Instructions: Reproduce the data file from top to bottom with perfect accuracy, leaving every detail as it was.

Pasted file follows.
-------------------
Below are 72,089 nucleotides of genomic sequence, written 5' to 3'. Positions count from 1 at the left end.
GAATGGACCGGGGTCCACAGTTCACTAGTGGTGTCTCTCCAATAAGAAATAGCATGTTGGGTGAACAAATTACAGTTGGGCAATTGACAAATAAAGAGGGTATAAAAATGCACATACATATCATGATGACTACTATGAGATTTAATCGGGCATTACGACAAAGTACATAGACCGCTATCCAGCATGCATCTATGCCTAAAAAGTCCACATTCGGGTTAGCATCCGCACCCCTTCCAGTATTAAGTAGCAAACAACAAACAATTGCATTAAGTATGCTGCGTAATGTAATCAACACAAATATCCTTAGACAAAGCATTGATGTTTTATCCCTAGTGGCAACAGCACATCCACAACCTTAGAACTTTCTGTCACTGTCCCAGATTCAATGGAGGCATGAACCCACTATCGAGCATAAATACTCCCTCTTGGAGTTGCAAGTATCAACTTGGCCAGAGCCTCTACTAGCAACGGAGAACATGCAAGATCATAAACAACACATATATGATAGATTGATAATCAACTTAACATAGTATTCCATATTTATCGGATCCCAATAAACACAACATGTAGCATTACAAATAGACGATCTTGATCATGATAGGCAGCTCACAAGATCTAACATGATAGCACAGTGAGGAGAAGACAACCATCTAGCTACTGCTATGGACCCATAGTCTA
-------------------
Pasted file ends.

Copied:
Below are 72,089 nucleotides of genomic sequence, written 5' to 3'. Positions count from 1 at the left end.
GAATGGACCGGGGTCCACAGTTCACTAGTGGTGTCTCTCCAATAAGAAATAGCATGTTGGGTGAACAAATTACAGTTGGGCAATTGACAAATAAAGAGGGTATAAAAATGCACATACATATCATGATGACTACTATGAGATTTAATCGGGCATTACGACAAAGTACATAGACCGCTATCCAGCATGCATCTATGCCTAAAAAGTCCACATTCGGGTTAGCATCCGCACCCCTTCCAGTATTAAGTAGCAAACAACAAACAATTGCATTAAGTATGCTGCGTAATGTAATCAACACAAATATCCTTAGACAAAGCATTGATGTTTTATCCCTAGTGGCAACAGCACATCCACAACCTTAGAACTTTCTGTCACTGTCCCAGATTCAATGGAGGCATGAACCCACTATCGAGCATAAATACTCCCTCTTGGAGTTGCAAGTATCAACTTGGCCAGAGCCTCTACTAGCAACGGAGAACATGCAAGATCATAAACAACACATATATGATAGATTGATAATCAACTTAACATAGTATTCCATATTTATCGGATCCCAATAAACACAACATGTAGCATTACAAATAGACGATCTTGATCATGATAGGCAGCTCACAAGATCTAACATGATAGCACAGTGAGGAGAAGACAACCATCTAGCTACTGCTATGGACCCATAGTCTA